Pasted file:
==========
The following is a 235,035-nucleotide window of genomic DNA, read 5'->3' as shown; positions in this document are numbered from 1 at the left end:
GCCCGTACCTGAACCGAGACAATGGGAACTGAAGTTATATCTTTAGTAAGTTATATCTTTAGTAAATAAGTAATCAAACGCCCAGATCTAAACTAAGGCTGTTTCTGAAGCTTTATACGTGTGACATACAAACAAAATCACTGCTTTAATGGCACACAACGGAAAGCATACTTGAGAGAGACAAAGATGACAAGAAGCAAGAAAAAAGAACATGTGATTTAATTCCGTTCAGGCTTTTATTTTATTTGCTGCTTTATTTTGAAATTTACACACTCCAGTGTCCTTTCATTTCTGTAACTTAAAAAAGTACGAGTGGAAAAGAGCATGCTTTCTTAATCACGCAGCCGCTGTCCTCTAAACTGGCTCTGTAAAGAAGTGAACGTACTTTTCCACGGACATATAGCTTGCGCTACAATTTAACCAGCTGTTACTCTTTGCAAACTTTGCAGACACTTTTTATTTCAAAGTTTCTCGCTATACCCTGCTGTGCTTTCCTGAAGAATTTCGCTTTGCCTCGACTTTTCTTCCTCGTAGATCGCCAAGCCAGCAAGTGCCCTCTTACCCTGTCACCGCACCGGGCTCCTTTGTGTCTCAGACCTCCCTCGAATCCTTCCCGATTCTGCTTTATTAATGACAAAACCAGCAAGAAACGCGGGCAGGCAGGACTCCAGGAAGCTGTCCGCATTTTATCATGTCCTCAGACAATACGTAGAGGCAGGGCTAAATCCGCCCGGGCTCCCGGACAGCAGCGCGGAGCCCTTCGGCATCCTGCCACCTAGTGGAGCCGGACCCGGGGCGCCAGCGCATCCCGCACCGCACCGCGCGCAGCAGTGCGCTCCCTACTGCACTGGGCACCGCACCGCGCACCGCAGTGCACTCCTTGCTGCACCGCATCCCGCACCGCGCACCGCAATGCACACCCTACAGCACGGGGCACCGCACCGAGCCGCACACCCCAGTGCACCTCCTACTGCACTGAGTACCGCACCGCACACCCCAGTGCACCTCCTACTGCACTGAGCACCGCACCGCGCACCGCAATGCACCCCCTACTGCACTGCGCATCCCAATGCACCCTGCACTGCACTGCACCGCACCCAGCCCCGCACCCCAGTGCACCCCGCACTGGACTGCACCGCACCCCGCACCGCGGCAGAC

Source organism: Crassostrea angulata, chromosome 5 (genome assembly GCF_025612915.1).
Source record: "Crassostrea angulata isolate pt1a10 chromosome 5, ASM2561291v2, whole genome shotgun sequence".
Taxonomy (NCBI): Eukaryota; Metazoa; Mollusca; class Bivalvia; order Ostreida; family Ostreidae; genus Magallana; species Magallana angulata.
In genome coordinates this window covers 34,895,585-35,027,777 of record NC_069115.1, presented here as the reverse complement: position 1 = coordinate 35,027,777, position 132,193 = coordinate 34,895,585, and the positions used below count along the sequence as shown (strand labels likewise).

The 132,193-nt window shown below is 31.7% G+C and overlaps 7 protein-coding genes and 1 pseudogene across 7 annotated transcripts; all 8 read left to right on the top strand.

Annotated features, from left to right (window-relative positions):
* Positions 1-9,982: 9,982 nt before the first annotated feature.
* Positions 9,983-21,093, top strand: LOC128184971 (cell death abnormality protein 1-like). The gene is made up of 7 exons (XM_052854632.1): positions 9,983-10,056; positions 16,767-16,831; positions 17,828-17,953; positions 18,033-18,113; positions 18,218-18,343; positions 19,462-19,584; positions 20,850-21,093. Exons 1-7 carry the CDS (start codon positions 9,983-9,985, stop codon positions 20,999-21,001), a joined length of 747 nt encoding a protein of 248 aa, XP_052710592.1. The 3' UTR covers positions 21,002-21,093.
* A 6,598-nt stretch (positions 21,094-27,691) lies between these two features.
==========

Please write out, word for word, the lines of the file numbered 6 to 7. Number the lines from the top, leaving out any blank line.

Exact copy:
In genome coordinates this window covers 34,895,585-35,027,777 of record NC_069115.1, presented here as the reverse complement: position 1 = coordinate 35,027,777, position 132,193 = coordinate 34,895,585, and the positions used below count along the sequence as shown (strand labels likewise).

The 132,193-nt window shown below is 31.7% G+C and overlaps 7 protein-coding genes and 1 pseudogene across 7 annotated transcripts; all 8 read left to right on the top strand.